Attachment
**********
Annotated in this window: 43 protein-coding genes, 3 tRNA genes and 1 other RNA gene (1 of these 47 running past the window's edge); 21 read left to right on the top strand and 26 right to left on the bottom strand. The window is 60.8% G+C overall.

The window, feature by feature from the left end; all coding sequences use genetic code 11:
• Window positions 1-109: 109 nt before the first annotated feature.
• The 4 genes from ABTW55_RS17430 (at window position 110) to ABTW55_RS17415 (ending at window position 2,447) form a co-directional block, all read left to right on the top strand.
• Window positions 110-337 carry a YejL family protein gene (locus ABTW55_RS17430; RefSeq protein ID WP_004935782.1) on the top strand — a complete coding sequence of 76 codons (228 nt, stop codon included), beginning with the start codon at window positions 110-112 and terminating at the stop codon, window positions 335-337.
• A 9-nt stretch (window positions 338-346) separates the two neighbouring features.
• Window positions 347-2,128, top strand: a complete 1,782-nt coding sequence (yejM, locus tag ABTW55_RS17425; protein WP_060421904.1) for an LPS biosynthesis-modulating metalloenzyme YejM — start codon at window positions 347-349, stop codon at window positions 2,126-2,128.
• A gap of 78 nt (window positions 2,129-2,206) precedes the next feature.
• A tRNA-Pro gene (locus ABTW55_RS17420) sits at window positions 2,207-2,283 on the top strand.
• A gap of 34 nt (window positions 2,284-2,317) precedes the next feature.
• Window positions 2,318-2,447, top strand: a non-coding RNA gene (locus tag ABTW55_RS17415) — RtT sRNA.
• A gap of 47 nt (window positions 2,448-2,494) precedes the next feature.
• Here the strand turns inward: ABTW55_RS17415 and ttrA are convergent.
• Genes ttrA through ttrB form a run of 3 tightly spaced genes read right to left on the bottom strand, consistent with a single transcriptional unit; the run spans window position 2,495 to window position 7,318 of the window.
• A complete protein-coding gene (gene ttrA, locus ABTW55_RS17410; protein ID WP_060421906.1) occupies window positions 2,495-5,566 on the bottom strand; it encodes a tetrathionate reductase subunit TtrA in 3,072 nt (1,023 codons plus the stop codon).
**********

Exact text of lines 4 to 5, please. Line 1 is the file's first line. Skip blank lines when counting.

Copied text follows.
• The 4 genes from ABTW55_RS17430 (at window position 110) to ABTW55_RS17415 (ending at window position 2,447) form a co-directional block, all read left to right on the top strand.
• Window positions 110-337 carry a YejL family protein gene (locus ABTW55_RS17430; RefSeq protein ID WP_004935782.1) on the top strand — a complete coding sequence of 76 codons (228 nt, stop codon included), beginning with the start codon at window positions 110-112 and terminating at the stop codon, window positions 335-337.